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Shopping truly has become global. The days of waiting two weeks and paying a fortune for shipping to get something from overseas are fast waning. Case in point? It is cheaper to order beauty products online from Cult Beauty, an e-commerce site based in the UK, than it is to order from Sephora.
Cult Beauty, as the name suggests, curates and sells specific star products rather than whole brand ranges. The products come from all over the world, and the team there also promotes discovery: It’ll incubate newer brands that show potential or are getting attention in other places. Cult Beauty was one of the first sites to introduce buzzy brands like Sunday Riley, Huda Beauty, and Anastasia Beverly Hills to the European market.
Co-founder Alexia Inge has worked as a model, a fashion journalist, and in PR (for Gap) in the early 2000s. She started the business in 2008 with her American partner, Jessica DeLuca, after they discovered a mutual disappointment and disillusionment with the beauty industry.
“We were both disgruntled consumers of beauty products, kind of obsessive and addicted to beauty, but we’d been over-promised and under-delivered a few too many times,” Inge says by phone. She also saw a lot of beauty sleight-of-hand happening in the fashion industry. She tells a story of a model friend who went to shoot a makeup campaign for a luxury brand, but the makeup artist on set used a drugstore product on her.
Inge thinks Cult Beauty’s model works especially well for shoppers today because they “don’t give a shit about brands, they want the product. It all comes down to product. Each has to stand on their own and convince them that it’s going to be a good match. That’s where beauty is headed now.”
The product range is like nothing you’ll see at retailers here in the US. Sure, it carries some of the same brands that are buzzy here, like Charlotte Tilbury and Ouai, but you can also find treasures like Iconic London (which is super hot on Instagram right now), The Ordinary (and it’s actually in stock at Cult Beauty, something you can’t say about the brand’s own website), and various global indie brands from places like Australia and Switzerland.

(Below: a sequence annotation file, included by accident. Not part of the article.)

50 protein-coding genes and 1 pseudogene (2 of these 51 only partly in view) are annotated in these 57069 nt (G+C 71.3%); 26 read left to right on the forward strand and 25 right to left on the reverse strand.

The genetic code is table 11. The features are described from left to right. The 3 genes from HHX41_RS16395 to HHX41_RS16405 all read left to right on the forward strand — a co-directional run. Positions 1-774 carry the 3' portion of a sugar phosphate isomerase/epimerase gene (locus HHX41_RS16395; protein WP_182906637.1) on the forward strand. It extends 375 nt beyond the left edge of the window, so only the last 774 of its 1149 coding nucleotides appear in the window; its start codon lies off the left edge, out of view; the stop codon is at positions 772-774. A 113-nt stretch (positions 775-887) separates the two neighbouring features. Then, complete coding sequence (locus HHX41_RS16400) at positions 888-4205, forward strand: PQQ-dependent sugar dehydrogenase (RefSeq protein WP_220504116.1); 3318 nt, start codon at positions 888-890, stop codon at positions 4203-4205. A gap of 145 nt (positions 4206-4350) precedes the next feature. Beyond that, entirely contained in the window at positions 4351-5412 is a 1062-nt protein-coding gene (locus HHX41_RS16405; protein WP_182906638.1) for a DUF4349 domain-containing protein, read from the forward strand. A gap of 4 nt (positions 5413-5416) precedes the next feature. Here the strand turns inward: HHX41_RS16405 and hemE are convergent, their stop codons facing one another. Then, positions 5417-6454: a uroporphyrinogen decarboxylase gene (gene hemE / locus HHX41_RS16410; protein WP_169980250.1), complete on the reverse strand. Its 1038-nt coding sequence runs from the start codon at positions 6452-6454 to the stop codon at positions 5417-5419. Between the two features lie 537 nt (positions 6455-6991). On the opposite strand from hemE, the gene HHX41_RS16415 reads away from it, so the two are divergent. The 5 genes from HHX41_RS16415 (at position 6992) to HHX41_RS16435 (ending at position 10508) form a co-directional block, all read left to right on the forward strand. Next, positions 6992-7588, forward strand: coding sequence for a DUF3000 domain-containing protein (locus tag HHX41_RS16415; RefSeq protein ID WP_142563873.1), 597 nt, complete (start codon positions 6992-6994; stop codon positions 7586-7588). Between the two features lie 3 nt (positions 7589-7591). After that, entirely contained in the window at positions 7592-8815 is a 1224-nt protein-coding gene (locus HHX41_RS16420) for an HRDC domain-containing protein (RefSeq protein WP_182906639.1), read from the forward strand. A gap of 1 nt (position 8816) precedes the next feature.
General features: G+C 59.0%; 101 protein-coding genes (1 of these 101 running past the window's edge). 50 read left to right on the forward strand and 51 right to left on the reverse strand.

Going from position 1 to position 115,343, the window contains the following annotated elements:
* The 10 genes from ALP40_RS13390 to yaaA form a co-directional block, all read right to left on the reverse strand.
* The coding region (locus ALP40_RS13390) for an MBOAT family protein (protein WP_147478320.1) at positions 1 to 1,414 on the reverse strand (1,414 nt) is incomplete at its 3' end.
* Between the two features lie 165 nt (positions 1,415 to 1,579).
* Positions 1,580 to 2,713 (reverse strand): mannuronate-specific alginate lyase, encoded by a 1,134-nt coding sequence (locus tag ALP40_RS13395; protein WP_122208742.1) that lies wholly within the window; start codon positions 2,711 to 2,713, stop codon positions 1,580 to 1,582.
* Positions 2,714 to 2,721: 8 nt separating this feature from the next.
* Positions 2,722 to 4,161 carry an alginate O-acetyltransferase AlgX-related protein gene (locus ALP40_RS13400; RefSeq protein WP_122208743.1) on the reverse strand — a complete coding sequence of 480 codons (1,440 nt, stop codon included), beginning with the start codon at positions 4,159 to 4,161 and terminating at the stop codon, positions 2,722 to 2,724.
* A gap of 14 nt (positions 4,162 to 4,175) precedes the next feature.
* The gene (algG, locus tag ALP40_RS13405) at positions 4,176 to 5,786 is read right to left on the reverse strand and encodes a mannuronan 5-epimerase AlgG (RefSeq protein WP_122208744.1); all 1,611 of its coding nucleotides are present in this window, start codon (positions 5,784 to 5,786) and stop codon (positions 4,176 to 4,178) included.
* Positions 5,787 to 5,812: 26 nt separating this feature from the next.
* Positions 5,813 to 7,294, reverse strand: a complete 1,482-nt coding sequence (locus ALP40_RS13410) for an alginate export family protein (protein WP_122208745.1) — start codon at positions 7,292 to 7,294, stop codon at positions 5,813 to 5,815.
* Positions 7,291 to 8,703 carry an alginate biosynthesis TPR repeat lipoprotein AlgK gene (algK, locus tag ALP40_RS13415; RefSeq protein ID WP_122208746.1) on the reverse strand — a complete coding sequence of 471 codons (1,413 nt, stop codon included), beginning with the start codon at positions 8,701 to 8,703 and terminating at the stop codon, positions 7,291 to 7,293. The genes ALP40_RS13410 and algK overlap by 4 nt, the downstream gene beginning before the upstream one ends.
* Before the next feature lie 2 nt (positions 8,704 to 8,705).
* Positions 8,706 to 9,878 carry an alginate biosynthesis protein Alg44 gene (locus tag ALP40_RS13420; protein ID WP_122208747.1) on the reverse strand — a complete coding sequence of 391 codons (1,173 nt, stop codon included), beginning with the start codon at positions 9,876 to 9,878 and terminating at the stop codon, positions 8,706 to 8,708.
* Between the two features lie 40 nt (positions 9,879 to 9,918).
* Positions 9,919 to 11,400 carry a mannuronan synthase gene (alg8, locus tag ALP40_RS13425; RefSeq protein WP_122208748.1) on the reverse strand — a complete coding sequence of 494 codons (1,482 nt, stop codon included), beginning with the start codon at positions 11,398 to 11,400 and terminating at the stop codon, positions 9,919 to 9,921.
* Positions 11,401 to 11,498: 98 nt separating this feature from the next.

According to Inge, about 5 percent of current Cult Beauty customers come from the US, but the small and dedicated contingent I’ve seen raving about the retailer on places like Reddit convinced me that I should look into it. Boy, am I glad I did.
Because of economic conditions that favor US shoppers, it is cheaper to buy beauty from across an ocean than in our own backyard. Cult Beauty offers free shipping for orders over £40 (about $52), otherwise it is £4.95 (about $6.50). The dollar/pound parity is the closest it’s been in years, but the best part is that Cult Beauty bakes UK sales tax into the prices on the site, and then deducts tax if you’re ordering from outside the EU. Currently, you have to pay to ship back returns (unless the product is faulty), but starting September 1st, returns will be free.
So pull up your favorite online currency converter and let’s do some math. Sunday Riley’s Good Genes is coveted by skincare junkies everywhere. At Sephora, it costs $105. With free shipping and US tax, my total comes to $114.32. At Cult Beauty, it costs £85 (about $111.68). But when you click to check out, with free shipping and minus UK tax, the total is £70.83, or about $93.06 — a 17 percent savings.
Here’s another one that really excites me: Vintner’s Daughter Active Botanicals Serum costs $185 on Net-a-Porter (and pretty much everywhere else). With free shipping and US tax, the total is $201.42. At Cult Beauty, it costs £175 (about $229.93). With free shipping and minus UK tax, you pay £145.83, or about $191.61. Still pricey, but $10 cheaper! I could go on and on with products like this.
There are a few caveats here, though. Obviously if the pound strengthens against the dollar, these deals go away, so using a currency converter is a must. Second, sometimes credit card companies don’t give you the best possible exchange rate. Mine did when I ordered a few weeks ago, but it might be worth looking into before you order.
Lastly, there is a possibility that you could be charged an import fee by the US government, though speaking to people anecdotally who have ordered from Cult Beauty and other international sellers, you probably won’t. If you can make heads or tails of this dense document, it seems like if you are importing goods you bought for less than $800, US Customs doesn’t care that much. (But don’t @ us if it happens. A few years ago I ordered sneakers from Liberty of London and was charged customs fees.)